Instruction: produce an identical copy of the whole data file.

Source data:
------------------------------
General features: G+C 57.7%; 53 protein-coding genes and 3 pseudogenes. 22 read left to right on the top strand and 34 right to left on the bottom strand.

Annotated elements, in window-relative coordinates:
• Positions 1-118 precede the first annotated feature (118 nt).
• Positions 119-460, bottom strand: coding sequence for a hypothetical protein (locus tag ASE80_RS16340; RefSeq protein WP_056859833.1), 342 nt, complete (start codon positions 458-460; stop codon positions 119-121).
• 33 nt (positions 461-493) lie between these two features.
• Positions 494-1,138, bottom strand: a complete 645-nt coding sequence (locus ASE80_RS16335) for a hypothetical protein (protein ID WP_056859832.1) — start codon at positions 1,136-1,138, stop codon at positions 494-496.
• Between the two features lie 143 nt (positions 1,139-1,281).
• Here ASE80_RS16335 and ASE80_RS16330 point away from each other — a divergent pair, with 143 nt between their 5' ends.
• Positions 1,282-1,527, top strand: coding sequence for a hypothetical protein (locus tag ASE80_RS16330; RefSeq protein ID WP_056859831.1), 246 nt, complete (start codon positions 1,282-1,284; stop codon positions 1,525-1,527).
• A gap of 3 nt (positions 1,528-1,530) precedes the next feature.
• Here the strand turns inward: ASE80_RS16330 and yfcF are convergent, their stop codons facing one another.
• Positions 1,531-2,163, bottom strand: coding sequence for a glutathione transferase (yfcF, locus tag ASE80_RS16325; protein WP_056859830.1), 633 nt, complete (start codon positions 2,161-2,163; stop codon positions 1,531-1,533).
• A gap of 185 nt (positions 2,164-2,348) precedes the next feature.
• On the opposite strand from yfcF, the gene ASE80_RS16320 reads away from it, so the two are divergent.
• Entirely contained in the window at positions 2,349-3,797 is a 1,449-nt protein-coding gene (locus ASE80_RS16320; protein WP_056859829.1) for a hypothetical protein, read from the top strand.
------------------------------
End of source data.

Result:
General features: G+C 57.7%; 53 protein-coding genes and 3 pseudogenes. 22 read left to right on the top strand and 34 right to left on the bottom strand.

Annotated elements, in window-relative coordinates:
• Positions 1-118 precede the first annotated feature (118 nt).
• Positions 119-460, bottom strand: coding sequence for a hypothetical protein (locus tag ASE80_RS16340; RefSeq protein WP_056859833.1), 342 nt, complete (start codon positions 458-460; stop codon positions 119-121).
• 33 nt (positions 461-493) lie between these two features.
• Positions 494-1,138, bottom strand: a complete 645-nt coding sequence (locus ASE80_RS16335) for a hypothetical protein (protein ID WP_056859832.1) — start codon at positions 1,136-1,138, stop codon at positions 494-496.
• Between the two features lie 143 nt (positions 1,139-1,281).
• Here ASE80_RS16335 and ASE80_RS16330 point away from each other — a divergent pair, with 143 nt between their 5' ends.
• Positions 1,282-1,527, top strand: coding sequence for a hypothetical protein (locus tag ASE80_RS16330; RefSeq protein ID WP_056859831.1), 246 nt, complete (start codon positions 1,282-1,284; stop codon positions 1,525-1,527).
• A gap of 3 nt (positions 1,528-1,530) precedes the next feature.
• Here the strand turns inward: ASE80_RS16330 and yfcF are convergent, their stop codons facing one another.
• Positions 1,531-2,163, bottom strand: coding sequence for a glutathione transferase (yfcF, locus tag ASE80_RS16325; protein WP_056859830.1), 633 nt, complete (start codon positions 2,161-2,163; stop codon positions 1,531-1,533).
• A gap of 185 nt (positions 2,164-2,348) precedes the next feature.
• On the opposite strand from yfcF, the gene ASE80_RS16320 reads away from it, so the two are divergent.
• Entirely contained in the window at positions 2,349-3,797 is a 1,449-nt protein-coding gene (locus ASE80_RS16320; protein WP_056859829.1) for a hypothetical protein, read from the top strand.